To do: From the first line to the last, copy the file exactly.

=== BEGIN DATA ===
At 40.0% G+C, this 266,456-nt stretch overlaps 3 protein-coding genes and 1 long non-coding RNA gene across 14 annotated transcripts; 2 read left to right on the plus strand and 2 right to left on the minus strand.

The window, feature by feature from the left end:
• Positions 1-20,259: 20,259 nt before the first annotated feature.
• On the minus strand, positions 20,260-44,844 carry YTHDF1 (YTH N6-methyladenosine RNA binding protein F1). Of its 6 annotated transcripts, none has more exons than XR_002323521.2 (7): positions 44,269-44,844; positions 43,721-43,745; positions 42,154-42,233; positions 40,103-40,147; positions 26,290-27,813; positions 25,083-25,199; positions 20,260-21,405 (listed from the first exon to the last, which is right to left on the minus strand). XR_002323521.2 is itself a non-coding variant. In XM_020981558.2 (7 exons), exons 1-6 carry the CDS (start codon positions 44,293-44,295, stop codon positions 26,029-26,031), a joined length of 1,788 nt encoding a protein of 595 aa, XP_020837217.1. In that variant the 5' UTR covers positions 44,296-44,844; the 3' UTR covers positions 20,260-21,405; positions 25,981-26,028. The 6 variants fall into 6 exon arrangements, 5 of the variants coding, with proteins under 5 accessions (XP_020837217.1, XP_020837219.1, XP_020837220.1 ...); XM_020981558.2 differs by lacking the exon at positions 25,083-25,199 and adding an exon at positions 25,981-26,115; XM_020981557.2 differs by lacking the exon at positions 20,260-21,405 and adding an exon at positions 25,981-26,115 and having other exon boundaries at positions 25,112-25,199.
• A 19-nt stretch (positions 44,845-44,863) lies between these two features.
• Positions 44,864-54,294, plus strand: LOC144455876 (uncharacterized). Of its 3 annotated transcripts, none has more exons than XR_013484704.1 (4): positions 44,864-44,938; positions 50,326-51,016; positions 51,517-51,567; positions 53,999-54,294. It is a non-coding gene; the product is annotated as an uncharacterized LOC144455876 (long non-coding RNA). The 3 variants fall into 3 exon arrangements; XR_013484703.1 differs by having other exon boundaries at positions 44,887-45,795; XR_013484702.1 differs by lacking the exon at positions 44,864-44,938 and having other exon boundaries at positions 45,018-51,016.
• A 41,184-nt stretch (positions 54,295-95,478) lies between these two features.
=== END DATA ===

At 40.0% G+C, this 266,456-nt stretch overlaps 3 protein-coding genes and 1 long non-coding RNA gene across 14 annotated transcripts; 2 read left to right on the plus strand and 2 right to left on the minus strand.

The window, feature by feature from the left end:
• Positions 1-20,259: 20,259 nt before the first annotated feature.
• On the minus strand, positions 20,260-44,844 carry YTHDF1 (YTH N6-methyladenosine RNA binding protein F1). Of its 6 annotated transcripts, none has more exons than XR_002323521.2 (7): positions 44,269-44,844; positions 43,721-43,745; positions 42,154-42,233; positions 40,103-40,147; positions 26,290-27,813; positions 25,083-25,199; positions 20,260-21,405 (listed from the first exon to the last, which is right to left on the minus strand). XR_002323521.2 is itself a non-coding variant. In XM_020981558.2 (7 exons), exons 1-6 carry the CDS (start codon positions 44,293-44,295, stop codon positions 26,029-26,031), a joined length of 1,788 nt encoding a protein of 595 aa, XP_020837217.1. In that variant the 5' UTR covers positions 44,296-44,844; the 3' UTR covers positions 20,260-21,405; positions 25,981-26,028. The 6 variants fall into 6 exon arrangements, 5 of the variants coding, with proteins under 5 accessions (XP_020837217.1, XP_020837219.1, XP_020837220.1 ...); XM_020981558.2 differs by lacking the exon at positions 25,083-25,199 and adding an exon at positions 25,981-26,115; XM_020981557.2 differs by lacking the exon at positions 20,260-21,405 and adding an exon at positions 25,981-26,115 and having other exon boundaries at positions 25,112-25,199.
• A 19-nt stretch (positions 44,845-44,863) lies between these two features.
• Positions 44,864-54,294, plus strand: LOC144455876 (uncharacterized). Of its 3 annotated transcripts, none has more exons than XR_013484704.1 (4): positions 44,864-44,938; positions 50,326-51,016; positions 51,517-51,567; positions 53,999-54,294. It is a non-coding gene; the product is annotated as an uncharacterized LOC144455876 (long non-coding RNA). The 3 variants fall into 3 exon arrangements; XR_013484703.1 differs by having other exon boundaries at positions 44,887-45,795; XR_013484702.1 differs by lacking the exon at positions 44,864-44,938 and having other exon boundaries at positions 45,018-51,016.
• A 41,184-nt stretch (positions 54,295-95,478) lies between these two features.